“China’s willingness to support Iran by taking its sanctioned oil, suggests a slight improvement in Iran-China relations,” said Greg Brew, an analyst at consultants Eurasia Group. “All of this supports the view that Iran’s position is improving, along with its advancing normalization with other regional states.” 

It was Beijing that brokered the fledgling detente between Iran the Saudis — a symbol of the growing closeness both countries seek with Asia’s rising power — as the Middle East rivals seeking to defuse decades of proxy conflicts, such as the ongoing war in Yemen.

Besides the increased appetite from China, some analysts have speculated that the surge has been tacitly permitted by a US government intent on keeping gasoline prices in check. Turning a blind eye could also help as the two countries work on a building a diplomatic channel. 

“There’s been less enforcement of the sanctions by a US administration wanting to counter Russian crude in the market while also keeping supply flowing,” said FGE’s Nasseri.

The impact on oil prices from Tehran’s comeback could be limited going forward. Crude deliveries to China may slow while authorities conduct a crack-down on bitumen mixture, which traders suspect is used as a cover for denser and cheaper barrels sold by Iran.

In any case, global oil markets are set to swing into a sharp deficit for the rest of the year as China’s post-pandemic rebound gathers pace, the IEA predicts. Demand will exceed supply by roughly 2 million barrels a day in the second half of the year, more than enough to absorb additional Iranian flows.  

Crude traders remain skeptical of the projected supply tightness, in part as the swelling tide of barrels from Iran casts a shadow on the outlook. 

“Negative supply side anxiety is palpably shaping the mood,” said Tamas Varga, an analyst at broker PVM Oil Associates Ltd. in London, adding that extra Iranian flows are part of that.

–With assistance from Sharon Cho, Serene Cheong, Alex Longley, Paul Wallace and Jonathan


On a trip to Russia, the Iranian road minister Bazrpash has called for a formation of joint shipping company between the two countries to facilitate trade and transit.

The Iranian Minister of Roads and Urban Development, Mehrdad Bazrpash, who arrived in Russia to participate in 26th St. Petersburg International Economic Forum (SPIEF), met and discussed with the Chairman of the State Duma Transport Committee, Yevgeny Moskvichyov.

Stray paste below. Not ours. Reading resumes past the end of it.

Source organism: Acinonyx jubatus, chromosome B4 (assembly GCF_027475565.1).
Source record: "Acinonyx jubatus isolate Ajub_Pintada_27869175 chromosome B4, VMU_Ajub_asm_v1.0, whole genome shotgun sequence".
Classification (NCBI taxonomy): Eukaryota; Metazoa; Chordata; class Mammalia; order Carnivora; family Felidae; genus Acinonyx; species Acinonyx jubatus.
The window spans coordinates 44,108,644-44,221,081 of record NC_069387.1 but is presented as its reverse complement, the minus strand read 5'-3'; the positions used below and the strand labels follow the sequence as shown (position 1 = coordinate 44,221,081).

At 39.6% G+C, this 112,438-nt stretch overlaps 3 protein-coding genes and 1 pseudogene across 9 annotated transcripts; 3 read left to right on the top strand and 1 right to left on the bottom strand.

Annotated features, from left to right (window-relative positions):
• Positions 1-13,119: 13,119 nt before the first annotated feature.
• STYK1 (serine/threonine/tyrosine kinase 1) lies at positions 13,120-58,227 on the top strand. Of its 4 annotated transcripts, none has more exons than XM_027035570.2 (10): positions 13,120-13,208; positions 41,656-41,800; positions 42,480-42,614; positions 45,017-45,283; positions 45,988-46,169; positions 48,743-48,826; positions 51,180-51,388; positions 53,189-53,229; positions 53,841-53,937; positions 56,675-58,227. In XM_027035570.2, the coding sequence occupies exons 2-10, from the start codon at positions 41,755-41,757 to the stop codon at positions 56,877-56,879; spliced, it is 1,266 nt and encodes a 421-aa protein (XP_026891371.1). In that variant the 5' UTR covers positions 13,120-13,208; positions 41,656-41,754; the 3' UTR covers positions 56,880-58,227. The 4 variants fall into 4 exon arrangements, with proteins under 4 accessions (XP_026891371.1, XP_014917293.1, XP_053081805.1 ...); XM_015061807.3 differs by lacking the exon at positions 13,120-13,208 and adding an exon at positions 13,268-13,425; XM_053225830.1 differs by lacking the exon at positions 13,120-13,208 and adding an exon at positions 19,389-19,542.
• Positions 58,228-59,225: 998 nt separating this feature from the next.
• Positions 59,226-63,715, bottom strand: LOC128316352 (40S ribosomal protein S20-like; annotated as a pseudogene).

During the meeting, a quadrilateral agreement was reached between Iran, Russia, Uzbekistan and Turkmenistan regarding the transit route, standard fuel, road and sea.

The two sides also agreed on the maritime domain and Amirabad, Anzali and Caspian ports.

The Iranian minister also met and held talks with the Russian President’s Special Aide, Igor Levitin, during which the sides discussed the transportation facilities from Volga and Caspian Sea.

Irek Faizullin, Minister of Construction, Housing and Utilities of the Russian Federation told the Iranian road minister in a meeting on the sidelines of the conference that his country is interested in the imports of Iranian-made construction materials as they are produced at a high quality.

Also, a joint meeting with the governors of Astrakhan, Chelyabinsk and Samara was one of the other plans of the representative of the Islamic Republic of Iran on that trip.

In that meeting, the Iranian road minister emphasized the importance of implementing the existing potential in relation to Russia and the establishment of a joint shipping company as soon as possible.

The 26th St. Petersburg International Economic Forum (SPIEF) is one of the biggest and most important business events in the world. SPIEF has been held annually since 1997. Since 2005, it has been held under the auspices of the President of the Russian Federation, who has also attended each event.


A.P. Moller – Maersk (Maersk), one of the world’s largest logistics companies, today announced a boost to its cloud-first technology approach by expanding the company’s use of Microsoft Azure as its cloud platform.

Azure provides Maersk access to a resilient and performing portfolio of cloud services, enabling its business to innovate and deliver scalable, reliable, and secure products with improved time to market. The cloud backbone enables Maersk to build scalable platforms to cater for organic and inorganic growth, supporting the Maersk transformation strategy. Further, the use of machine learning and data analytics will enable Maersk to gain greater ‎insights and support new ways of working.

With the expansion of its relationship with Microsoft, Maersk is looking to accelerate its transformation and to further digitize logistics.

The collaboration between Maersk and Microsoft has already brought innovative digital solutions to the market, such as Remote Container Management (RCM), which allows Maersk to monitor temperature and humidity data from hundreds of thousands of refrigerated shipping containers in real time to ensure that food and other perishables arrive in perfect condition.